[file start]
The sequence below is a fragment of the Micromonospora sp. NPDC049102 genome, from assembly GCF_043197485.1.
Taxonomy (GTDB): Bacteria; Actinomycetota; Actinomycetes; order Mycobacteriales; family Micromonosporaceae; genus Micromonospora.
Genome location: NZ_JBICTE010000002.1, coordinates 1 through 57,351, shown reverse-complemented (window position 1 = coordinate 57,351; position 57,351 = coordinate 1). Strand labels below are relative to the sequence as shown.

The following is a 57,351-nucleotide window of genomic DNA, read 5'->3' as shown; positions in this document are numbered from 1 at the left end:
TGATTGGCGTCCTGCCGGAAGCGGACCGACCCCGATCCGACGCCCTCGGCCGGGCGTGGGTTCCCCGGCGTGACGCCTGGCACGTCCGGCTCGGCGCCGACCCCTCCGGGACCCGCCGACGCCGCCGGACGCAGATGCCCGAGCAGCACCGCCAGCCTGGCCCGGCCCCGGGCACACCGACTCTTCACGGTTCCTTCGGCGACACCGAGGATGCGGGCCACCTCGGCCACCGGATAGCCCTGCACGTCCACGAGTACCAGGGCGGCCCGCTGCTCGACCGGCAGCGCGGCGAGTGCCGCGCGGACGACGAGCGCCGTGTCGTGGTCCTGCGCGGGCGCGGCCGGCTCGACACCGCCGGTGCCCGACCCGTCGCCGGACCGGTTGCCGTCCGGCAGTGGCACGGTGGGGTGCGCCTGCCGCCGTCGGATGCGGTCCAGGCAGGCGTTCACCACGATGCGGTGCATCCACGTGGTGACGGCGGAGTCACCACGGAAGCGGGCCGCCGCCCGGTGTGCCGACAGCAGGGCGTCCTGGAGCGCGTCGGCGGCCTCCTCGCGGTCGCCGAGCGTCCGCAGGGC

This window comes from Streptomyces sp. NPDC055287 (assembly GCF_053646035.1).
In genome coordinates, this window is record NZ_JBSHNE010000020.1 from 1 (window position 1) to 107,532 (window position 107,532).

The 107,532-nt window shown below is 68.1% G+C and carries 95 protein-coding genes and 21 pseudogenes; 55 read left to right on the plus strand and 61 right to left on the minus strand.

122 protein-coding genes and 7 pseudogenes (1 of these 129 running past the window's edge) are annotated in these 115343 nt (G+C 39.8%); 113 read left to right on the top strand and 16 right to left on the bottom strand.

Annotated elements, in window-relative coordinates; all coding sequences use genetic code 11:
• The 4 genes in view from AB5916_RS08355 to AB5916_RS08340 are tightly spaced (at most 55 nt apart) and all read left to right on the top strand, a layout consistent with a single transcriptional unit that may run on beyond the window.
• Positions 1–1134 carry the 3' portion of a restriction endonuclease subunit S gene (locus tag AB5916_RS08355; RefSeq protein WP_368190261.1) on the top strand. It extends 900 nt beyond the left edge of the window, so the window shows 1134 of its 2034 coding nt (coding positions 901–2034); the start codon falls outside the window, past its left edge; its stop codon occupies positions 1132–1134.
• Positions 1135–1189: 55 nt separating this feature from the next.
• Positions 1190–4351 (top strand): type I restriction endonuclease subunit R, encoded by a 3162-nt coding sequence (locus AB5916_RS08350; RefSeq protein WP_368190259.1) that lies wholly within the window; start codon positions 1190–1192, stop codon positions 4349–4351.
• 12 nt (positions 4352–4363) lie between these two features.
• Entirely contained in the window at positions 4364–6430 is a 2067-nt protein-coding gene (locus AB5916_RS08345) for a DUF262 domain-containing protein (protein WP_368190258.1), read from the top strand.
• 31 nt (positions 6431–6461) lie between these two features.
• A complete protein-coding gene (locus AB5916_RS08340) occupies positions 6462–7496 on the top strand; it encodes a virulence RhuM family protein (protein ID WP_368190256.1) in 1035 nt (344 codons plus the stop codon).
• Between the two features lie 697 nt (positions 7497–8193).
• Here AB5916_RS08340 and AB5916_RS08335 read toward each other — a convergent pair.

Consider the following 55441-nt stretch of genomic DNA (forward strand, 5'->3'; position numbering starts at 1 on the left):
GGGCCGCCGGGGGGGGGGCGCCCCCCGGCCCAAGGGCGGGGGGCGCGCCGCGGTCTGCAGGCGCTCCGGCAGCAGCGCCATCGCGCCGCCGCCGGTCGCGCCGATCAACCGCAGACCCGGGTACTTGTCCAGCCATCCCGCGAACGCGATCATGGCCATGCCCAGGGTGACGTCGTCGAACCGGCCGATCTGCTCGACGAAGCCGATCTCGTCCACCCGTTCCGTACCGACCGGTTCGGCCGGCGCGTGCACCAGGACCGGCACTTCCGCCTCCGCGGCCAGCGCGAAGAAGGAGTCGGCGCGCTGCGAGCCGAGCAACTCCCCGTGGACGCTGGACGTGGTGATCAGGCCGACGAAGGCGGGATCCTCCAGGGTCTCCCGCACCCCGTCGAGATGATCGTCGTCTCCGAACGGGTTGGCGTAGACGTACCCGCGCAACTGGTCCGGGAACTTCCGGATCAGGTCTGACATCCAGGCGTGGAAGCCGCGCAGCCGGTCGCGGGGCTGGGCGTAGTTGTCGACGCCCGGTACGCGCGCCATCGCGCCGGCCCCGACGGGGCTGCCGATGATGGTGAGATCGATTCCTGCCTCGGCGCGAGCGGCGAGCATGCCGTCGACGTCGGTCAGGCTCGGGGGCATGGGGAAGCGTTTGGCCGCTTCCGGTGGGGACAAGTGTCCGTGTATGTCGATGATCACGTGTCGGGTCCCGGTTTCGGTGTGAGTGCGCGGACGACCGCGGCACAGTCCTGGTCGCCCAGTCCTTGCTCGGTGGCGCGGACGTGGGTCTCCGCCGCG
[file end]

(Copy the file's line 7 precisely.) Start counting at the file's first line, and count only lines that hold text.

In genome coordinates, this window is record NZ_JBSHNE010000020.1 from 1 (window position 1) to 107,532 (window position 107,532).